Residents will soon be able to tour PSEG substations up close and operational.
Supervisor Jim Dougherty announced the initiative, first voiced by Councilwoman Chris Lewis a week ago, at the top of the Town Board’s meeting Friday.
“We’re in the process of arranging field trips on town buses to various substations in the area for any residents of our town who may want to see existing substations,” Mr. Dougherty said. “Further details on these bus trips will follow.”
At last Tuesday’s work session, several residents questioned the wisdom of the New Jersey-based power company’s proposal to install an electrical substation on town-owned property on South Ferry Road next to the Shelter Island Historical Society’s Havens House.
In addition, Town Clerk Dorothy Ogar said Friday the town had received correspondence from Ann Cronin, Peggy and Walter Johnson, Charles and Ann Beckwith, Jeffery Brewer and Richard and Kathleen Krause, all voicing concerns about the possible construction of a substation.
“We listened to the concerns expressed Tuesday,” Mr. Dougherty said, adding, “we’re beginning the investigative process.”
PSEG representatives will be present at the July 1 work session, Mr. Dougherty said, “to discuss in full detail and listen to the community on health and safety issues. It will also be discussed at subsequent work sessions.”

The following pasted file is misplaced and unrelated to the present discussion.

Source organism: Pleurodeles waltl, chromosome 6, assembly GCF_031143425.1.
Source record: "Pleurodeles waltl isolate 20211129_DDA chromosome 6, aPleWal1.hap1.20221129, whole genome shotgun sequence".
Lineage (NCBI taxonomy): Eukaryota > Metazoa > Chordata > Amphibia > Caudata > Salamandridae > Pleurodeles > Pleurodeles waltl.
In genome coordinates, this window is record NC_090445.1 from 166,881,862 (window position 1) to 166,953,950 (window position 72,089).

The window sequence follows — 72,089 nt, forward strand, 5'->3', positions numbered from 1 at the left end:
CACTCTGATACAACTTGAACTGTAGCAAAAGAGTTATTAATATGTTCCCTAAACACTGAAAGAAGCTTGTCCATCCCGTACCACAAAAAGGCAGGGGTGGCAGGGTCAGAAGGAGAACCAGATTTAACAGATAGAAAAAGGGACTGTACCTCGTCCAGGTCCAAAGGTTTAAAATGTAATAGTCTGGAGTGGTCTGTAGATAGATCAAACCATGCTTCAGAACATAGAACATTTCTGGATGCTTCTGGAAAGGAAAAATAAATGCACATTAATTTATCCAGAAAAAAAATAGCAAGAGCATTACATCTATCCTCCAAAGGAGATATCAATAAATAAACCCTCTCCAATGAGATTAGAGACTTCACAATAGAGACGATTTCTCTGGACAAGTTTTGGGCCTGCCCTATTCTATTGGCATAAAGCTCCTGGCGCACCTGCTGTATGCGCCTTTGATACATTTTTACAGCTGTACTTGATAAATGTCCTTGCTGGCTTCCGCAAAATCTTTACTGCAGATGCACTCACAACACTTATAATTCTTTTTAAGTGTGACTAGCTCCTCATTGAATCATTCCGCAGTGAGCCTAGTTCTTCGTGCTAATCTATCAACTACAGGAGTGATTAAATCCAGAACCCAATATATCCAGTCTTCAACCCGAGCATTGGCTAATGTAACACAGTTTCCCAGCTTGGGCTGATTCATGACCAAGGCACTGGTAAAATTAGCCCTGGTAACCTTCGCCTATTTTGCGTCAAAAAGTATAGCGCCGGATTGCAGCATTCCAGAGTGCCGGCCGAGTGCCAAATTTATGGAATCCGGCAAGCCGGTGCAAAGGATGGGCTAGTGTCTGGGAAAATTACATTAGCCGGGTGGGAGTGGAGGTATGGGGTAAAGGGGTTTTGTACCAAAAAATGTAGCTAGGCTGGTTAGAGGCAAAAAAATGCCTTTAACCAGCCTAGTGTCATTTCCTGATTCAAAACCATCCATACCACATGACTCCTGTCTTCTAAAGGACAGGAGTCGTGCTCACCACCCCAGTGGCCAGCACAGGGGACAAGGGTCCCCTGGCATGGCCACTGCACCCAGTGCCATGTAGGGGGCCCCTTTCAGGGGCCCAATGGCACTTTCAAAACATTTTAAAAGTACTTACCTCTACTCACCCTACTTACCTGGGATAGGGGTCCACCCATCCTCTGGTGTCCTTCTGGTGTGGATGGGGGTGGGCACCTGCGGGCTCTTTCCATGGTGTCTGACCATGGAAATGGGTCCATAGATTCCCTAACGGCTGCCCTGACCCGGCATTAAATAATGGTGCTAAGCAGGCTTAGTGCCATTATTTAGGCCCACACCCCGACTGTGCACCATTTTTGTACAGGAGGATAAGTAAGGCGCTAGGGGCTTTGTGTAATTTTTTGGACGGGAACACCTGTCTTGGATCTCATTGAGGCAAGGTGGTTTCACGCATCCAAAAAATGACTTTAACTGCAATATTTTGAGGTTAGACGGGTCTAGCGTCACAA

Mr. Dougherty also mentioned that 13 portable generators are in working order at the Old Highway Barn site — the same location PSEG wants to build the substation — to ensure power if there are shortages due to overuse or storms.
Councilman Ed Brown suggested the board go to the site when the portable generators are being tested to gauge noise levels and, if excessive, a new location might be found.
Mr. Dougherty said this was a good idea, but noted that, “If there’s, God forbid, a terrible hurricane this fall the noise might be a minor price to pay.”
In other business, Mr. Dougherty reported that there was $766,000 in the town’s general checking account and $590,000 in the Community Preservation Fund account.
Also known as the “2-percent fund,” the CPF is financed by a 2-percent tax buyers pay on real estate deals, with the first $250,000 of the sale price exempted from the tax. That tax collected then goes into the town’s CPF fund and is solely dedicated to open space acquisitions and maintaining them.
Mr. Dougherty said he had just received a $250,000 check for May’s CPF fund and that more good news was on the way because “my sources tell me there are some whoppers in the pipeline.”